All the Answers You Seek, In One Place
What are the fees for your services?
Policies around fees are discussed more thoroughly and determined when you call to arrange an appointment. The average cost is $200 for individuals and $250 for couples/families and $275 for multi-lingual couples/families per 50-minute sessions. Supervision and clinical case consultations are $100 per 50 minutes for trainees, interns and licensed peer clinicians. Please inquire via e-mail at firstname.lastname@example.org for questions about the cost of in-service trainings, presentations and seminars.
Do you have a sliding scale?
I have a limited number of sliding scale availabilities and offer reduced fees that are determined by your income and individual financial situation.
Do you take insurance?
I am not a contract provider through any insurance plans at this time. If an insurance carrier is used it is your responsibility to pay for services in full and request a basic monthly receipt (referred to as a “superbill”) for you to submit directly to your insurance company to obtain out-of-network reimbursement. Insurance companies often require a formal diagnostic code with their claims. I will discuss my diagnosis with you before I submit this information. You are responsible for verifying and understanding the limits of coverage for mental health services with your insurance plan provided by a Licensed Marriage & Family Therapist. I am unable to guarantee whether your insurance will provide payment for the services provided to you.
How long will therapy take?
Sessions are typically 50 minutes long and we meet once a week. This frame is necessary for building our relationship and keeping the momentum going so you can get the most out of therapy. Therapy works best when this weekly session is held as consistently as possible. The number of therapy session you need and how frequently you need to meet with me will depend on factors such as: your particular mental illness or situation, severity of symptoms, how long you have had symptoms or have been dealing with your situation, how quickly you make progress, how much stress you are experiencing, how much your mental health concerns interfere with your day-to-day life, how much support you recieve from famiy members and others, and financial limitations. It may take only weeks to help you cope with a short-term situation or treatment may last a year or longer if you have a long-term mental illness or other long-term concerns.
What is your cancellation policy?
You will be charged for sessions cancelled without 48 hours notice.
How does confidentiality work?
All communications between you and me will be held in strict confidence unless you or legal guardians provide written authorization to release information about your treatment. If you participate in couples or family therapy, I will not disclose confidential information about your treatment unless all person(s) who participated in the treatment with you provide their written authorization to release such information. Per your signed release, I may discuss your case with your other past and current providers, treatment team, supervisors, or peer consultants in order in accordance with accepted professional behavior. However, it is important that you know that I utilize a “No-Secrets” policy when conducting family or couples therapy. Please feel free to ask me about my “No-Secrets” policy and how it may apply to you.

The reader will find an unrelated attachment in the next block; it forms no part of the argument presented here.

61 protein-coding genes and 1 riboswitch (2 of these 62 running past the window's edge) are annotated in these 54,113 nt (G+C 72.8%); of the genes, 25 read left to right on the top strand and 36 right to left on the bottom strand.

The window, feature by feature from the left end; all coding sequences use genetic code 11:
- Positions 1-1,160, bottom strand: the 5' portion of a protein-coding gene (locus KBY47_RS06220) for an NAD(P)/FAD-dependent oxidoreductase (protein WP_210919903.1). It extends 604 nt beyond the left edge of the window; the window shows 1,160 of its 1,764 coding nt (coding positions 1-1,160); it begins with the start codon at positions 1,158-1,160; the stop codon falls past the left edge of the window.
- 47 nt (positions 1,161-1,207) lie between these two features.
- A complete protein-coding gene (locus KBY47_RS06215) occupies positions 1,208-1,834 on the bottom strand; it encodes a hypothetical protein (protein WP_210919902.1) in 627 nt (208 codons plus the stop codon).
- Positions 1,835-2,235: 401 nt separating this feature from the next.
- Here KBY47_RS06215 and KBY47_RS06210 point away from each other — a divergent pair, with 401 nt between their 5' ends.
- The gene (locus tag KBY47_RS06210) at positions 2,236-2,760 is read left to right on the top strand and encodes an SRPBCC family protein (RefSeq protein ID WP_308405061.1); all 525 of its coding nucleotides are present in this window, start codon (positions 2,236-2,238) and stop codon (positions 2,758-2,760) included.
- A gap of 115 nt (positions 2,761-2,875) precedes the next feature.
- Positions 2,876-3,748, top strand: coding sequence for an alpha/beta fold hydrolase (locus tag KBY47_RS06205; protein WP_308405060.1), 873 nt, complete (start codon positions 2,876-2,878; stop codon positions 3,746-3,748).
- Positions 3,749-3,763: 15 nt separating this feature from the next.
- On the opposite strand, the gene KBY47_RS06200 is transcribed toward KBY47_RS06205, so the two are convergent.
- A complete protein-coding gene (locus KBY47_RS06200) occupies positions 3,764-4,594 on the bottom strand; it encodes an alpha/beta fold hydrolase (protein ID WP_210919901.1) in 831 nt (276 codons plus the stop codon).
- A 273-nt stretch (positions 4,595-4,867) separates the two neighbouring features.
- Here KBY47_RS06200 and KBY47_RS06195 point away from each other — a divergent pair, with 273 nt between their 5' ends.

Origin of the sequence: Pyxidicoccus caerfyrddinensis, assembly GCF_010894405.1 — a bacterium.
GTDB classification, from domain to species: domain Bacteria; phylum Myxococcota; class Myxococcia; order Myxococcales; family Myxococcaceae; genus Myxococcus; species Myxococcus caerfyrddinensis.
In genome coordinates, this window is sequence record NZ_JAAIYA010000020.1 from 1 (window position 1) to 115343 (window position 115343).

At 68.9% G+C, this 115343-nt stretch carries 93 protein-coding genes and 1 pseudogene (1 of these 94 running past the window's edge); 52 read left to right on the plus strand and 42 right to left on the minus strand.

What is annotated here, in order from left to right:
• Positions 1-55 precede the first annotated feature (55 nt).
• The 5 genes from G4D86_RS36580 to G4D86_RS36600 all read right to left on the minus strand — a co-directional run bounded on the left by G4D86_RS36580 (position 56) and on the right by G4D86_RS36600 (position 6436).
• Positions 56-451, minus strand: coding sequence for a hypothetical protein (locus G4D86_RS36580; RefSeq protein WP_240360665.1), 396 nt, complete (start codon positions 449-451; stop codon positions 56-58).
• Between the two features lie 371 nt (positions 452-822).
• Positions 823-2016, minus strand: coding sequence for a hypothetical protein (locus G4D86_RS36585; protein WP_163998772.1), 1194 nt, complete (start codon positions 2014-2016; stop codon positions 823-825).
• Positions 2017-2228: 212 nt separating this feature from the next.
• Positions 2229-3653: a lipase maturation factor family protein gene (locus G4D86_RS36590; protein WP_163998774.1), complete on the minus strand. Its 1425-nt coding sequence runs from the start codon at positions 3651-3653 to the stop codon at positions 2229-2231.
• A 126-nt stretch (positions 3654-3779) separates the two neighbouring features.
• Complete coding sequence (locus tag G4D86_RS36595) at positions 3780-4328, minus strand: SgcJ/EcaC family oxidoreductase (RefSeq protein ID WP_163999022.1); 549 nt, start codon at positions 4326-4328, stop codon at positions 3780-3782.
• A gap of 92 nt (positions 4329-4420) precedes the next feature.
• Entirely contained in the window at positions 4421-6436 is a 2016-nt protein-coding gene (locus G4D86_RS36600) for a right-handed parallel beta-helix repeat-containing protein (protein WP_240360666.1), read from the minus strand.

Everything you say and share in session is strictly confidential. However, the following situations is required by law, or permitted by law, to reveal information obtained during therapy to another person or agency without your authorization:
Information may be disclosed if you present an imminent physical danger to yourself or others.
In the case of danger to others or suspicion of abuse or severe neglect of children (under 18 years of age), dependent adults, or elders (65 and older), therapists are mandated to inform legal authorities so that protective measures can be taken.
If clients introduce their mental status into legal proceedings, the court could subpoena their records. Additionally, if a client is involved in a legal proceeding (divorce, custody dispute), therapist records could subpoenaed. If a therapist receives a court order to release information, the therapist MUST comply. In some cases the court is satisfied with a summary of clients’ records.
In addition, a federal law known as the Patriot Act of 2001 which requires therapists (and others) in certain circumstances, to provide FBI agents with books, records, papers and documents and other items and prohibits the therapist from disclosing to the patient that the FBI sought or obtained the items under the Act.